Influence of thermal regime on the life histories and production of Rocky Mountain aquatic insects
McCarty, Jennifer Denise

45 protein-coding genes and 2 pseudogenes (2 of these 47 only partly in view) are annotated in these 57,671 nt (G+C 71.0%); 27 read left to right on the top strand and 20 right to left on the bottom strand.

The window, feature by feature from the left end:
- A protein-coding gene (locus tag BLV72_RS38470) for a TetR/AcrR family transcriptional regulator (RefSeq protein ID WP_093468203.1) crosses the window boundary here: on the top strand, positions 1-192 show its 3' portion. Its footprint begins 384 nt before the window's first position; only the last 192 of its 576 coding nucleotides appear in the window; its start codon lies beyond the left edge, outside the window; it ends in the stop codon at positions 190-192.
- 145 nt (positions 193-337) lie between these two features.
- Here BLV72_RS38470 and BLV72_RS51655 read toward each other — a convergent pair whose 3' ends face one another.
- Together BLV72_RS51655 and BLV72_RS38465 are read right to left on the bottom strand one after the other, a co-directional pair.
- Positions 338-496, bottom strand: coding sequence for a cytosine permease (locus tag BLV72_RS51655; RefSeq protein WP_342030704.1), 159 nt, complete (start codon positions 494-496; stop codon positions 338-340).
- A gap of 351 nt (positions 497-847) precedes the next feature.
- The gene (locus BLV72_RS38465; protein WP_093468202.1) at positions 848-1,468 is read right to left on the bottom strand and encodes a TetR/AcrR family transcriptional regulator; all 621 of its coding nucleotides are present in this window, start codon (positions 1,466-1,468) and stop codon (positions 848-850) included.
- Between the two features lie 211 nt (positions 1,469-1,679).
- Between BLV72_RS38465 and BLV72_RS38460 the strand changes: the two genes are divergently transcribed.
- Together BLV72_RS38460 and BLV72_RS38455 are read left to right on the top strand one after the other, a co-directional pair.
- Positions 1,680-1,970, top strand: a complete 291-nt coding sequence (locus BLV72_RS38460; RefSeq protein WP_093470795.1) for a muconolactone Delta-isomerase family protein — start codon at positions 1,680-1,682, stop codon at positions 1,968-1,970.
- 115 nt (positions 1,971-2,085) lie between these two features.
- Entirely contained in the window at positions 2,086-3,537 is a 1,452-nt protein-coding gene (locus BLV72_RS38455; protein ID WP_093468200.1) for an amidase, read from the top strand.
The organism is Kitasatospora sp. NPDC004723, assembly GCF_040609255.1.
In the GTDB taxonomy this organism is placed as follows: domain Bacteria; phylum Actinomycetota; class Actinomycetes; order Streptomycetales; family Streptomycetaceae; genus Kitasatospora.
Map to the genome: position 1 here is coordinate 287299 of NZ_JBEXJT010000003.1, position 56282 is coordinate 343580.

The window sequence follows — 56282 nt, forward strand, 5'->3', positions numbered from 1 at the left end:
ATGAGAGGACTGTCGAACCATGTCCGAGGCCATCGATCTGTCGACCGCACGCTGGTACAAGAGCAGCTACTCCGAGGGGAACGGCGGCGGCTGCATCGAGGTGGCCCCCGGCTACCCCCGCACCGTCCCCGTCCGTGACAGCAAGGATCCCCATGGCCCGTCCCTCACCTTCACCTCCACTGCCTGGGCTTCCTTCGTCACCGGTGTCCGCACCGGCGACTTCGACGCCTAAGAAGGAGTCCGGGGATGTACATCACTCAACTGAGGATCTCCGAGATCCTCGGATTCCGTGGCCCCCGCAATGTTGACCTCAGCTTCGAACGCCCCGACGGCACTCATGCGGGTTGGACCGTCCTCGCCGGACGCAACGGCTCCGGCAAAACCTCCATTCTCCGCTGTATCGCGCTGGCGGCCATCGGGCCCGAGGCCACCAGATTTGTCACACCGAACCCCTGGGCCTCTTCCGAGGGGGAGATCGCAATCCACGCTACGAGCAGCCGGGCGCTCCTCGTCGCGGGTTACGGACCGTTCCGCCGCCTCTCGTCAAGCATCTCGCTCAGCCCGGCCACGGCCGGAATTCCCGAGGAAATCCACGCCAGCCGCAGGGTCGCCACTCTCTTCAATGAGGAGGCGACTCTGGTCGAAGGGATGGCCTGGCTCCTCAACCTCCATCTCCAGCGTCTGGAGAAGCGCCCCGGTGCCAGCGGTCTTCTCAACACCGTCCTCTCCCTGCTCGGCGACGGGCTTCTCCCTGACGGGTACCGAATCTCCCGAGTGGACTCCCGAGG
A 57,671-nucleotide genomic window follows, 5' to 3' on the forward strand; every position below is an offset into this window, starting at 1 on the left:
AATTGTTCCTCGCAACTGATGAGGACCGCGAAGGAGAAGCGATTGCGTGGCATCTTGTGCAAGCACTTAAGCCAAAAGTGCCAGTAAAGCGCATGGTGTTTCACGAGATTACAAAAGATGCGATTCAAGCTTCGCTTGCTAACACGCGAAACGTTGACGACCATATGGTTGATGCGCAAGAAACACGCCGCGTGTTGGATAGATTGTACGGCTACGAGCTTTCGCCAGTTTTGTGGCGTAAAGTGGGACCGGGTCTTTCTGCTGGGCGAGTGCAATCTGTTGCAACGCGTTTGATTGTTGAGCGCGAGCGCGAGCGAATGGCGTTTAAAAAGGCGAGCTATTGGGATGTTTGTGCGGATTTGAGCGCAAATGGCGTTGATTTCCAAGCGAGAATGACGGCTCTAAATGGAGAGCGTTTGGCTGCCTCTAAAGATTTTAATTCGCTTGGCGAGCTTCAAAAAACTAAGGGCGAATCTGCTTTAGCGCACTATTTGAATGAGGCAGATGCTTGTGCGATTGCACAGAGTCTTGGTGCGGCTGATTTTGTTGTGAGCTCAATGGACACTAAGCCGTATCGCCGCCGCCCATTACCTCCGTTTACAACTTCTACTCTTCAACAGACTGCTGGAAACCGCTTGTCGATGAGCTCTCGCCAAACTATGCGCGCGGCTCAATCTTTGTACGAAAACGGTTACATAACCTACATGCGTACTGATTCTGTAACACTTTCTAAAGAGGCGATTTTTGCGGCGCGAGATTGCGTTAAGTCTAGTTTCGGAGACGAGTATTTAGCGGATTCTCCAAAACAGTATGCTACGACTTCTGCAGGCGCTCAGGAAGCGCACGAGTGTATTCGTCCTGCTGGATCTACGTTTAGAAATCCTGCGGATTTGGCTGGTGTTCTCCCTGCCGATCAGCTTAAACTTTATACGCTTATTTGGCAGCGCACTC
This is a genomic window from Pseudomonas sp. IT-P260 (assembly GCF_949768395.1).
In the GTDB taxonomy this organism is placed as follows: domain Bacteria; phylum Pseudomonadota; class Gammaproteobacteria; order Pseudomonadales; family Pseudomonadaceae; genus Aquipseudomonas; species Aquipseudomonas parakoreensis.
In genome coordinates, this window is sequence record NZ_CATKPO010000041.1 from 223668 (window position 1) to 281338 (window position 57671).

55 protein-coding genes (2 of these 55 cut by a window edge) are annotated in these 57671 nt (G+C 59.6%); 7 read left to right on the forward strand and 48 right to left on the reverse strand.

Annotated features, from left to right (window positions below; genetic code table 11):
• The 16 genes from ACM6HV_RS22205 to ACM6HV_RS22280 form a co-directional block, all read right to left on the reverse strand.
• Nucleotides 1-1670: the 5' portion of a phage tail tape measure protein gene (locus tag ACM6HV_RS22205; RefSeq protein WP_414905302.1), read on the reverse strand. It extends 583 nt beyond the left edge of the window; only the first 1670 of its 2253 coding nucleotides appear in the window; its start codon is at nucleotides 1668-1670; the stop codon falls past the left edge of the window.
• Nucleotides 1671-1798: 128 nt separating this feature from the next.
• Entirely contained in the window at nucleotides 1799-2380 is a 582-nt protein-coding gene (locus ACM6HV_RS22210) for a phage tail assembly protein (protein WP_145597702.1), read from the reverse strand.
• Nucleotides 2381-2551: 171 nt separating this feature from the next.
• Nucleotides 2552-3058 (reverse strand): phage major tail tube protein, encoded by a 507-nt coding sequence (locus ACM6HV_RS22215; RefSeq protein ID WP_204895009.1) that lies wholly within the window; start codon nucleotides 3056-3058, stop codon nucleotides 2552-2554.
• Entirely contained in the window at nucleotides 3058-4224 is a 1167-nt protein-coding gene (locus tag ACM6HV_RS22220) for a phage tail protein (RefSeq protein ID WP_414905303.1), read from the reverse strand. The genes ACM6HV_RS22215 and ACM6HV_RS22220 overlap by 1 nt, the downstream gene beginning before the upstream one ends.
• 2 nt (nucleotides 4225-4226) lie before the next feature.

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Life history traits of aquatic insect taxa such as metabolism, terminal body size, and fecundity vary along natural thermal gradients. Body size, in particular, is expected to respond to temperature and may have important consequences for fecundity and the production of insects. The Thermal Equilibrium Hypothesis (TEH) predicts that aquatic insect taxa are most abundant at an intermediate 'optimal' temperature where life history traits such as terminal body size and reproductive potential are maximized, i.e., the thermal 'optimum'. A competing hypothesis, the Temperature Size Rule (TSR), predicts that individuals developing at the coldest temperatures in their range will grow more slowly, but attain the largest body sizes and therefore exhibit greater fecundity than individuals growing at warmer temperatures. Implicit in both of these theories is that population-level production, a measure of population 'success', will be greatest where terminal body size and fecundity are maximized. Few studies have investigated the TEH in the field, and none have measured the relationship between production and other life history traits in the context of these theories. Our study focused on three common Rocky Mountain aquatic insect taxa: Drunella doddsii, Hydropsyche cockerelli, and Ephemeralla infrequens. We quantified the influence of thermal regime on growth rates, terminal body size, reproductive potential, and population-level biomass and production, all of which potentially limit the longitudinal distribution and success of these taxa. We found that growth varied strongly with season and site, leading to significant variation in the timing of growth and terminal body size. Reproductive potential was negatively associated with mean annual temperature as predicted by the TSR. Unexpectedly, reproductive potential was not always correlated with terminal body size. Population density, biomass, and secondary production were generally positively correlated with terminal body size for D. doddsii and H. cockerelli, as expected from both predictive models. In contrast, these relationships were not as consistent for E. infrequens. Our findings provide new insight as to how thermal variation influences the ecology of aquatic insects in the context of the TEH and TSR. Our results should be valuable for predicting population and community responses to ongoing changes in climate.